# ellipse polar co-ordinate conversion

I have a somewhat trivial question out of interest. Given the equation of an ellipse $$\frac{x^2}{a^2} + \frac{y^2}{b^2} = 1$$ why is the substitution $x = \sqrt{a}\cos t$ and $y = \sqrt{b}\sin t$ valid?

For the unit circle $$\frac{x^2}{a^2} + \frac{y^2}{b^2} = 1$$ it is clear graphically why the polar co-ordinate conversion $x = r \cos t$ and $y = r \sin t$ is valid since the radius $r$ is fixed, but with an ellipse, this is not the case. Why is it taken trivially that this substitution is valid?

Thanks for any assistance.

## 3 Answers

You don't actually have these square roots there. The line of thought is like this: $$\frac{x^2}{a^2}+\frac{y^2}{b^2}=1 \iff \left(\frac{x}{a}\right)^2 + \left(\frac{y}{b}\right)^2 = 1,$$so making a change of coordinates $\overline{x} = x/a$ and $\overline{y} = y/b$, we have that this equation reads $\overline{x}^2+\overline{y}^2 = 1$. That ellipse in the $xy$ plane is a circle in the $\overline{x}\overline{y}$ plane, with the axes stretched. We can parametrize it as ${\overline{x}} = \cos t$, $\overline{y}= \sin t$. Going back to the $xy$ coordinates we obtain $x = a \cos t$ and $y = b \sin t$.

• Thanks for your response. The square roots was a typo on my part. I see what you are saying, so it isn't actually just a polar co-ordinate conversion as I suspected, but rather first a change to (as you call it) the $\bar{xy}$ plane, then a polar co-ordinate conversion. Is this a trivial question that I asked? – user116403 Feb 21 '16 at 20:21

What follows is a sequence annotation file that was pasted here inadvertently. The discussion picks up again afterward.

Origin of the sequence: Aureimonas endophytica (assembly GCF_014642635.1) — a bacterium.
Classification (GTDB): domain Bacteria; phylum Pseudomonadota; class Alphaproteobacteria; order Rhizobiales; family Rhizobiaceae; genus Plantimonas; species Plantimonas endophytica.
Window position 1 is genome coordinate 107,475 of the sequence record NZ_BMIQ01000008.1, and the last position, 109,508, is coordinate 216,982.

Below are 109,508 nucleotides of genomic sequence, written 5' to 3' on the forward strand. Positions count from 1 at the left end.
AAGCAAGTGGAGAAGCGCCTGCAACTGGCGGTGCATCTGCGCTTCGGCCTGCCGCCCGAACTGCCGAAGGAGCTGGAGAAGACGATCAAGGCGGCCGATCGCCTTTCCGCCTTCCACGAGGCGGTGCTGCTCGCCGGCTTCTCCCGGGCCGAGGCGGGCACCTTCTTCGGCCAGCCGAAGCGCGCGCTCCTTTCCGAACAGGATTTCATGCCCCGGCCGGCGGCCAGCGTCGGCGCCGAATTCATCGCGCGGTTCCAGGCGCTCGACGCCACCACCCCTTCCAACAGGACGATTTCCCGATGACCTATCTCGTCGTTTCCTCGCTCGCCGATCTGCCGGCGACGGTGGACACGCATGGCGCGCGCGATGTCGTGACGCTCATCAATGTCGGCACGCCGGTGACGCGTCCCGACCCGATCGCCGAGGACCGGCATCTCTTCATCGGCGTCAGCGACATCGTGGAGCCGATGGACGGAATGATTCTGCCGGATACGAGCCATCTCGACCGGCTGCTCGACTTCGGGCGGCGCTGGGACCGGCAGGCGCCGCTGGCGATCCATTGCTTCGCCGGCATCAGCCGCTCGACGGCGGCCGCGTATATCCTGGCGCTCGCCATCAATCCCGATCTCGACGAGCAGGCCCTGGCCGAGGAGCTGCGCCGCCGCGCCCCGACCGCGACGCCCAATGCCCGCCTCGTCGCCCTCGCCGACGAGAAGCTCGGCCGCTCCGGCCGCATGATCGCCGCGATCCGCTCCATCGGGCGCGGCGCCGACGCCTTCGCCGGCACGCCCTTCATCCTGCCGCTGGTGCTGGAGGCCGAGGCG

• I wouldn't say that the question was trivial, but the point is that we use the parametrization of the circle of find the parametrization of the ellipse (or at least, we're motivated by it). I just see this change of coordinates as the best way to make it more rigorous. – Ivo Terek Feb 21 '16 at 20:27

Note that

$$x = a \cos t , y = b \sin t$$

are not polar coordinates for ellipse:

$$\frac{x^2}{a^2}+\frac{y^2}{b^2}=1.$$

The polar coordinate equation of central ellipse is

$$\left(\frac{ \cos t }{a}\right)^2 + \left(\frac{\sin t }{b}\right)^2 = \frac{1}{r^2}$$

And for a circle radius r

$$\frac{x^2}{r^2}+\frac{y^2}{r^2}=1$$

is valid.

For the ellipse $$\left( \frac{x}{a} \right)^2 + \left( \frac{y}{b} \right)^2 = 1$$

the expression $[x,y] = [a \cos t,b \sin t]$ is a parametrization that solves the equation of the ellipse. If you plug in $x$ and $y$ you get

$$\left( \frac{a \cos t}{a} \right)^2 + \left( \frac{b \sin t}{b} \right)^2 = \cos^2 t + \sin^2 t = 1$$

This parametrization does not represent the polar coordinates. To get the polar coordinates $r$ and $\theta$ you need $[x,y] = [r \cos \theta, r \sin \theta]$ which leads to the solution

$$\boxed{ r (\theta) = \frac{a b}{\sqrt{a^2 + (b^2-a^2) \cos^2 \theta}} }$$

If you plot the above for any constants $a$ and $b$ you will get an ellipse with semi-major and semi-minor radii of $a$ and $b$ respectively.